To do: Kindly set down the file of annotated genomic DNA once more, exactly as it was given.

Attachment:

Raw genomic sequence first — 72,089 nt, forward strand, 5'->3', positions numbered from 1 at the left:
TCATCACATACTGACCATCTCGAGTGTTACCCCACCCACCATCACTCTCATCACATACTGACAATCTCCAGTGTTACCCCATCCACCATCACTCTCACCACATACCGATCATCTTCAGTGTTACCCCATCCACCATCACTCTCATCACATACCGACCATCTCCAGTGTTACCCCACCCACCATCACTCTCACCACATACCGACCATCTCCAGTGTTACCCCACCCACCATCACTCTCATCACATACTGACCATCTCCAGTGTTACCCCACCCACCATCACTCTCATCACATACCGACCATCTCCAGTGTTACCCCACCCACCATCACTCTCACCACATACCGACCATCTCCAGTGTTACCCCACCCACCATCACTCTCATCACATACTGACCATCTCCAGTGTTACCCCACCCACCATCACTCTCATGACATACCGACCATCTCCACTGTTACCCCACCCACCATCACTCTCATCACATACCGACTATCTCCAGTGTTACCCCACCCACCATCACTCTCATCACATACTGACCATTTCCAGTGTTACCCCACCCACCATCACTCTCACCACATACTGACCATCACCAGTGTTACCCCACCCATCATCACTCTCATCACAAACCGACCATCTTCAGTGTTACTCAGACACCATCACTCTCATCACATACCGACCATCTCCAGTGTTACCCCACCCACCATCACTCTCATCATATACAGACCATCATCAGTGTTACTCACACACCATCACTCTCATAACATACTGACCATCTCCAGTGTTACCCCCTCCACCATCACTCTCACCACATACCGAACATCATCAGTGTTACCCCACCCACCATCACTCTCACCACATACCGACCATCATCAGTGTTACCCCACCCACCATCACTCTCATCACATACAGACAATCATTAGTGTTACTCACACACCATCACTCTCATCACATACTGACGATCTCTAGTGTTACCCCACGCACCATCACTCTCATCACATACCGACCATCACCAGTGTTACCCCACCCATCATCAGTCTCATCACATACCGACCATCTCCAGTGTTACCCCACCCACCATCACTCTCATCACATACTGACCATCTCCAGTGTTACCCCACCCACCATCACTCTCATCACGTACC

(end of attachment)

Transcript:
Raw genomic sequence first — 72,089 nt, forward strand, 5'->3', positions numbered from 1 at the left:
TCATCACATACTGACCATCTCGAGTGTTACCCCACCCACCATCACTCTCATCACATACTGACAATCTCCAGTGTTACCCCATCCACCATCACTCTCACCACATACCGATCATCTTCAGTGTTACCCCATCCACCATCACTCTCATCACATACCGACCATCTCCAGTGTTACCCCACCCACCATCACTCTCACCACATACCGACCATCTCCAGTGTTACCCCACCCACCATCACTCTCATCACATACTGACCATCTCCAGTGTTACCCCACCCACCATCACTCTCATCACATACCGACCATCTCCAGTGTTACCCCACCCACCATCACTCTCACCACATACCGACCATCTCCAGTGTTACCCCACCCACCATCACTCTCATCACATACTGACCATCTCCAGTGTTACCCCACCCACCATCACTCTCATGACATACCGACCATCTCCACTGTTACCCCACCCACCATCACTCTCATCACATACCGACTATCTCCAGTGTTACCCCACCCACCATCACTCTCATCACATACTGACCATTTCCAGTGTTACCCCACCCACCATCACTCTCACCACATACTGACCATCACCAGTGTTACCCCACCCATCATCACTCTCATCACAAACCGACCATCTTCAGTGTTACTCAGACACCATCACTCTCATCACATACCGACCATCTCCAGTGTTACCCCACCCACCATCACTCTCATCATATACAGACCATCATCAGTGTTACTCACACACCATCACTCTCATAACATACTGACCATCTCCAGTGTTACCCCCTCCACCATCACTCTCACCACATACCGAACATCATCAGTGTTACCCCACCCACCATCACTCTCACCACATACCGACCATCATCAGTGTTACCCCACCCACCATCACTCTCATCACATACAGACAATCATTAGTGTTACTCACACACCATCACTCTCATCACATACTGACGATCTCTAGTGTTACCCCACGCACCATCACTCTCATCACATACCGACCATCACCAGTGTTACCCCACCCATCATCAGTCTCATCACATACCGACCATCTCCAGTGTTACCCCACCCACCATCACTCTCATCACATACTGACCATCTCCAGTGTTACCCCACCCACCATCACTCTCATCACGTACC